language

[lang-gwij]
noun
1.
a body of words and the systems for their use common to a people who are of the same community or nation, the same geographical area, or the same cultural tradition: the two languages of Belgium; a Bantu language; the French language; the Yiddish language.
2.
communication by voice in the distinctively human manner, using arbitrary sounds in conventional ways with conventional meanings; speech.
3.
the system of linguistic signs or symbols considered in the abstract (opposed to speech ).
4.
any set or system of such symbols as used in a more or less uniform fashion by a number of people, who are thus enabled to communicate intelligibly with one another.
5.
any system of formalized symbols, signs, sounds, gestures, or the like used or conceived as a means of communicating thought, emotion, etc.: the language of mathematics; sign language.
6.
the means of communication used by animals: the language of birds.
7.
communication of meaning in any way; medium that is expressive, significant, etc.: the language of flowers; the language of art.
8.
linguistics; the study of language.
9.
the speech or phraseology peculiar to a class, profession, etc.; lexis; jargon.
10.
a particular manner of verbal expression: flowery language.
11.
choice of words or style of writing; diction: the language of poetry.
12.
Computers. a set of characters and symbols and syntactic rules for their combination and use, by means of which a computer can be given directions: The language of many commercial application programs is COBOL.
13.
a nation or people considered in terms of their speech.
14.
Archaic. faculty or power of speech.

Origin:
1250–1300; Middle English < Anglo-French, variant spelling of langage, derivative of langue tongue. See lingua, -age

prelanguage, adjective


2. See speech. 4, 9. tongue; terminology; lingo, lingua franca. Language, dialect, jargon, vernacular refer to patterns of vocabulary, syntax, and usage characteristic of communities of various sizes and types. Language is applied to the general pattern of a people or race: the English language. Dialect is applied to certain forms or varieties of a language, often those that provincial communities or special groups retain (or develop) even after a standard has been established: Scottish dialect. A jargon is either an artificial pattern used by a particular (usually occupational) group within a community or a special pattern created for communication in business or trade between members of the groups speaking different languages: the jargon of the theater; the Chinook jargon. A vernacular is the authentic natural pattern of speech, now usually on the informal level, used by persons indigenous to a certain community, large or small.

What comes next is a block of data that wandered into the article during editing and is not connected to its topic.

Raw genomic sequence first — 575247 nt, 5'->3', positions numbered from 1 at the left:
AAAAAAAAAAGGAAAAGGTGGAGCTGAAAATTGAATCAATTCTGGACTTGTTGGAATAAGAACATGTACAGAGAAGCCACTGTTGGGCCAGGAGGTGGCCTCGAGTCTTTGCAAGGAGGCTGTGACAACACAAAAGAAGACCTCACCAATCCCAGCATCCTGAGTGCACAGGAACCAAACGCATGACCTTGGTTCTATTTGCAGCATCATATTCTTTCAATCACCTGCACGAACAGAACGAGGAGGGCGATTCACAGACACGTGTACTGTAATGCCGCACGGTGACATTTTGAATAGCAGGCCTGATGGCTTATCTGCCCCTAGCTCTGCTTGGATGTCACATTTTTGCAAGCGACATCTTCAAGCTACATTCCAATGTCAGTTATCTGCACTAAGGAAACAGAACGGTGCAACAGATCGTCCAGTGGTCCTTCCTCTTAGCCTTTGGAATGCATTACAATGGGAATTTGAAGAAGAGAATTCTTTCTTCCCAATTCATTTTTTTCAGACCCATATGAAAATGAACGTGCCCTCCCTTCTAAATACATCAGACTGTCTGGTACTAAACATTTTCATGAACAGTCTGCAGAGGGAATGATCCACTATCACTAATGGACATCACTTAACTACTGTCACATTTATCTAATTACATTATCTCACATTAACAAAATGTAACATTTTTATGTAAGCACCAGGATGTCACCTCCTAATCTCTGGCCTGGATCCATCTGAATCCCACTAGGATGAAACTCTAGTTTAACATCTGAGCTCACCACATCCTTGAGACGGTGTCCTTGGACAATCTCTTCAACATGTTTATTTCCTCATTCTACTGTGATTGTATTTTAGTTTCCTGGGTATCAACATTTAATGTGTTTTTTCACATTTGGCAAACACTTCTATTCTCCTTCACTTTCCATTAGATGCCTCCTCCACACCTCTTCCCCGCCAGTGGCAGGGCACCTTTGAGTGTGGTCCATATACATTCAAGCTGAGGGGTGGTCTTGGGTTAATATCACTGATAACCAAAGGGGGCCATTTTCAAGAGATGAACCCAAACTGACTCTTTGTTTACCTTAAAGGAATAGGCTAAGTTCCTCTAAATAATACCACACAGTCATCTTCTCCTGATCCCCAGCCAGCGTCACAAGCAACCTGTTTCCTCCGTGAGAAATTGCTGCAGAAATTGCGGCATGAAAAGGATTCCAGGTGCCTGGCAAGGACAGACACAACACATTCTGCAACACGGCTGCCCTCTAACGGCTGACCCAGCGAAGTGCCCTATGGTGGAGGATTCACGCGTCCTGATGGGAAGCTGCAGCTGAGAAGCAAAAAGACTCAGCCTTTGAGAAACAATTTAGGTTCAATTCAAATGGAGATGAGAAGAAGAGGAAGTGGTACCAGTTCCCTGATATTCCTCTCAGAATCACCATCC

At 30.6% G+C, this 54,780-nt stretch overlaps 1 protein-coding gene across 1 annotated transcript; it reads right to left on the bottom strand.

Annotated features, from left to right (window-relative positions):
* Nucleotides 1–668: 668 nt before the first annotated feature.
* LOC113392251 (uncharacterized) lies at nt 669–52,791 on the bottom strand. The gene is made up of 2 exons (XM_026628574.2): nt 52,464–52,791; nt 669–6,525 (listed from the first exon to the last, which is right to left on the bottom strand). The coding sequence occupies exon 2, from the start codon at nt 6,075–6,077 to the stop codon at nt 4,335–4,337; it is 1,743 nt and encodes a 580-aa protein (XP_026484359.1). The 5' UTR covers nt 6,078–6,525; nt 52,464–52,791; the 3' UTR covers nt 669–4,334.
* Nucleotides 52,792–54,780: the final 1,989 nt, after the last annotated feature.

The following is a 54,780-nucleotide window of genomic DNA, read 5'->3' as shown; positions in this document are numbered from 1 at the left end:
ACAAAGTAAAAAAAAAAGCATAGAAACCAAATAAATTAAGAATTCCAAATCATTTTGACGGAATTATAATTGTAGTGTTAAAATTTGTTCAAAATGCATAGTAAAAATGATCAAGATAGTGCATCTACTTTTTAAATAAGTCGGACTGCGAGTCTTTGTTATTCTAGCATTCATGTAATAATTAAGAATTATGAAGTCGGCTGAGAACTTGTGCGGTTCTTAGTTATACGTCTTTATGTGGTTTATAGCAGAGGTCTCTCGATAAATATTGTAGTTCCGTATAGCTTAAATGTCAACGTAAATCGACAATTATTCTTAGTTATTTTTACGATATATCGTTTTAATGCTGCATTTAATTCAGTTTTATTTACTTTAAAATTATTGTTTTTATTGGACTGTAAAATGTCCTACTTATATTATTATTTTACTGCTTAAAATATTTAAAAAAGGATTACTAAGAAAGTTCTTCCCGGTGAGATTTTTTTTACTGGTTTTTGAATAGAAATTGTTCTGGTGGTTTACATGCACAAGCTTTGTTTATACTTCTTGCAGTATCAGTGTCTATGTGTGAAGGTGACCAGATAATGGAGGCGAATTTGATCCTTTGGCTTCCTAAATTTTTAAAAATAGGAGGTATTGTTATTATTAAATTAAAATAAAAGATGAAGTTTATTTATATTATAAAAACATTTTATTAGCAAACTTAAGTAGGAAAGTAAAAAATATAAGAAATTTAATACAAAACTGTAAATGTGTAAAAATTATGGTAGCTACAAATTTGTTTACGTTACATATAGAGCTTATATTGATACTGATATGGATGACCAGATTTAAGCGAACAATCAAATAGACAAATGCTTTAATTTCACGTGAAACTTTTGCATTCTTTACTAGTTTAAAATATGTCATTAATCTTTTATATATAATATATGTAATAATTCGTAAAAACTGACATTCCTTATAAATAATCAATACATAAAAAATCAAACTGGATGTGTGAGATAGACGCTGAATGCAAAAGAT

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World English Dictionary
language (ˈlæŋɡwɪdʒ)
 
n
1.  a system for the expression of thoughts, feelings, etc, by the use of spoken sounds or conventional symbols
2.  the faculty for the use of such systems, which is a distinguishing characteristic of man as compared with other animals
3.  the language of a particular nation or people: the French language
4.  any other systematic or nonsystematic means of communicating, such as gesture or animal sounds: the language of love
5.  the specialized vocabulary used by a particular group: medical language
6.  a particular manner or style of verbal expression: your language is disgusting
7.  computing See programming language
8.  speak the same language to communicate with understanding because of common background, values, etc
 
[C13: from Old French langage, ultimately from Latin lingua tongue]

Collins English Dictionary - Complete & Unabridged 10th Edition
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Etymonline
Word Origin & History

language
late 13c., from O.Fr. langage (12c.), from V.L. *linguaticum, from L. lingua "tongue," also "speech, language" (see lingual).
Online Etymology Dictionary, © 2010 Douglas Harper
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American Heritage
Science Dictionary
language  [%PREMIUM_LINK%]     (lāng'gwĭj)  Pronunciation Key 
  1. A system of objects or symbols, such as sounds or character sequences, that can be combined in various ways following a set of rules, especially to communicate thoughts, feelings, or instructions. See also machine language, programming language.

  2. The set of patterns or structures produced by such a system.


The American Heritage® Science Dictionary
Copyright © 2002. Published by Houghton Mifflin. All rights reserved.
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Example sentences
The pamphlet sold tens of thousands of copies around the world, and was
  translated into several other languages.
The key to understanding how languages evolved may lie in their structure, not
  their vocabularies, a new report suggests.
The ability to distinguish between two different languages is not unique to
  humans.
If you speak multiple languages, you might have multiple personalities.
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